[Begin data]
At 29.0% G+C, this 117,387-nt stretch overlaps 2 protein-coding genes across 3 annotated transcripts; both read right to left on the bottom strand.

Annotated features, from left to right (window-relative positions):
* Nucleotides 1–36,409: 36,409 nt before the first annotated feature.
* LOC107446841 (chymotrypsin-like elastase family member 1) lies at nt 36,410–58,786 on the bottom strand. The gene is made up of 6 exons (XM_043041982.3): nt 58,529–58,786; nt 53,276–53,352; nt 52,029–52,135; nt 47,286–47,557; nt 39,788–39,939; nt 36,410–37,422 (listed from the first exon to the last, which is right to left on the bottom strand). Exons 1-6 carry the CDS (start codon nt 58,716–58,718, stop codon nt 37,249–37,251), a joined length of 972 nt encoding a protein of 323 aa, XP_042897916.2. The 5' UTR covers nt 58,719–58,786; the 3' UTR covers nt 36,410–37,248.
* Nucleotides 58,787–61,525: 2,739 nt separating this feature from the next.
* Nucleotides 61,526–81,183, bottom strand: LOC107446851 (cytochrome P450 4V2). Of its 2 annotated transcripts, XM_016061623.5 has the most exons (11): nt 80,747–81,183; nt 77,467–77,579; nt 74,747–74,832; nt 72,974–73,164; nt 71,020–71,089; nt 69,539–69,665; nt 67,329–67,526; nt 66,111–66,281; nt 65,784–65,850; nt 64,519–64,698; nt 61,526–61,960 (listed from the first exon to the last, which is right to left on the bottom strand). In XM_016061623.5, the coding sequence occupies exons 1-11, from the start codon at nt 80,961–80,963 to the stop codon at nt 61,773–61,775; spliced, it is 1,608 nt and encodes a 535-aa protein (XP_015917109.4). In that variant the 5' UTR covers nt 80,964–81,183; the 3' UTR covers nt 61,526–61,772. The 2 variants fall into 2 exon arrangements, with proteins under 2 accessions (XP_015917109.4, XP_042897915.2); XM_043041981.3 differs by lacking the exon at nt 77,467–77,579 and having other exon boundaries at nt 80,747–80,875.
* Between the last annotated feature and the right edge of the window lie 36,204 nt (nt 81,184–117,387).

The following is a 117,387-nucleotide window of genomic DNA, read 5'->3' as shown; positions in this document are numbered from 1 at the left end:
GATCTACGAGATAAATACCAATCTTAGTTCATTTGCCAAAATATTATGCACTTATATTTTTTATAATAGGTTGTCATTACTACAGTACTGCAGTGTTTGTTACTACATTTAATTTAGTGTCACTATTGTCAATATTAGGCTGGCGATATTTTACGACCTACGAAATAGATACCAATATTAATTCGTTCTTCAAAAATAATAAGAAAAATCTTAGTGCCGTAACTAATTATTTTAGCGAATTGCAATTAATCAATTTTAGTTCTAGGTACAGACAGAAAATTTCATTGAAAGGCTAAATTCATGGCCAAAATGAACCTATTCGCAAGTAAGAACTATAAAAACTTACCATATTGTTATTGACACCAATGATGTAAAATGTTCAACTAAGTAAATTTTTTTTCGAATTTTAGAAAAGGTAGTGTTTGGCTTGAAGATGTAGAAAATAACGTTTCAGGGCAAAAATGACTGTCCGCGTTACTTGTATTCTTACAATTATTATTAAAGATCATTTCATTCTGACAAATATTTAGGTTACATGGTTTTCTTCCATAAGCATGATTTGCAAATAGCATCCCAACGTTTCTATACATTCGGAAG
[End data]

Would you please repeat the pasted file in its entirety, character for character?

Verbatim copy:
At 29.0% G+C, this 117,387-nt stretch overlaps 2 protein-coding genes across 3 annotated transcripts; both read right to left on the bottom strand.

Annotated features, from left to right (window-relative positions):
* Nucleotides 1–36,409: 36,409 nt before the first annotated feature.
* LOC107446841 (chymotrypsin-like elastase family member 1) lies at nt 36,410–58,786 on the bottom strand. The gene is made up of 6 exons (XM_043041982.3): nt 58,529–58,786; nt 53,276–53,352; nt 52,029–52,135; nt 47,286–47,557; nt 39,788–39,939; nt 36,410–37,422 (listed from the first exon to the last, which is right to left on the bottom strand). Exons 1-6 carry the CDS (start codon nt 58,716–58,718, stop codon nt 37,249–37,251), a joined length of 972 nt encoding a protein of 323 aa, XP_042897916.2. The 5' UTR covers nt 58,719–58,786; the 3' UTR covers nt 36,410–37,248.
* Nucleotides 58,787–61,525: 2,739 nt separating this feature from the next.
* Nucleotides 61,526–81,183, bottom strand: LOC107446851 (cytochrome P450 4V2). Of its 2 annotated transcripts, XM_016061623.5 has the most exons (11): nt 80,747–81,183; nt 77,467–77,579; nt 74,747–74,832; nt 72,974–73,164; nt 71,020–71,089; nt 69,539–69,665; nt 67,329–67,526; nt 66,111–66,281; nt 65,784–65,850; nt 64,519–64,698; nt 61,526–61,960 (listed from the first exon to the last, which is right to left on the bottom strand). In XM_016061623.5, the coding sequence occupies exons 1-11, from the start codon at nt 80,961–80,963 to the stop codon at nt 61,773–61,775; spliced, it is 1,608 nt and encodes a 535-aa protein (XP_015917109.4). In that variant the 5' UTR covers nt 80,964–81,183; the 3' UTR covers nt 61,526–61,772. The 2 variants fall into 2 exon arrangements, with proteins under 2 accessions (XP_015917109.4, XP_042897915.2); XM_043041981.3 differs by lacking the exon at nt 77,467–77,579 and having other exon boundaries at nt 80,747–80,875.
* Between the last annotated feature and the right edge of the window lie 36,204 nt (nt 81,184–117,387).

The following is a 117,387-nucleotide window of genomic DNA, read 5'->3' as shown; positions in this document are numbered from 1 at the left end:
GATCTACGAGATAAATACCAATCTTAGTTCATTTGCCAAAATATTATGCACTTATATTTTTTATAATAGGTTGTCATTACTACAGTACTGCAGTGTTTGTTACTACATTTAATTTAGTGTCACTATTGTCAATATTAGGCTGGCGATATTTTACGACCTACGAAATAGATACCAATATTAATTCGTTCTTCAAAAATAATAAGAAAAATCTTAGTGCCGTAACTAATTATTTTAGCGAATTGCAATTAATCAATTTTAGTTCTAGGTACAGACAGAAAATTTCATTGAAAGGCTAAATTCATGGCCAAAATGAACCTATTCGCAAGTAAGAACTATAAAAACTTACCATATTGTTATTGACACCAATGATGTAAAATGTTCAACTAAGTAAATTTTTTTTCGAATTTTAGAAAAGGTAGTGTTTGGCTTGAAGATGTAGAAAATAACGTTTCAGGGCAAAAATGACTGTCCGCGTTACTTGTATTCTTACAATTATTATTAAAGATCATTTCATTCTGACAAATATTTAGGTTACATGGTTTTCTTCCATAAGCATGATTTGCAAATAGCATCCCAACGTTTCTATACATTCGGAAG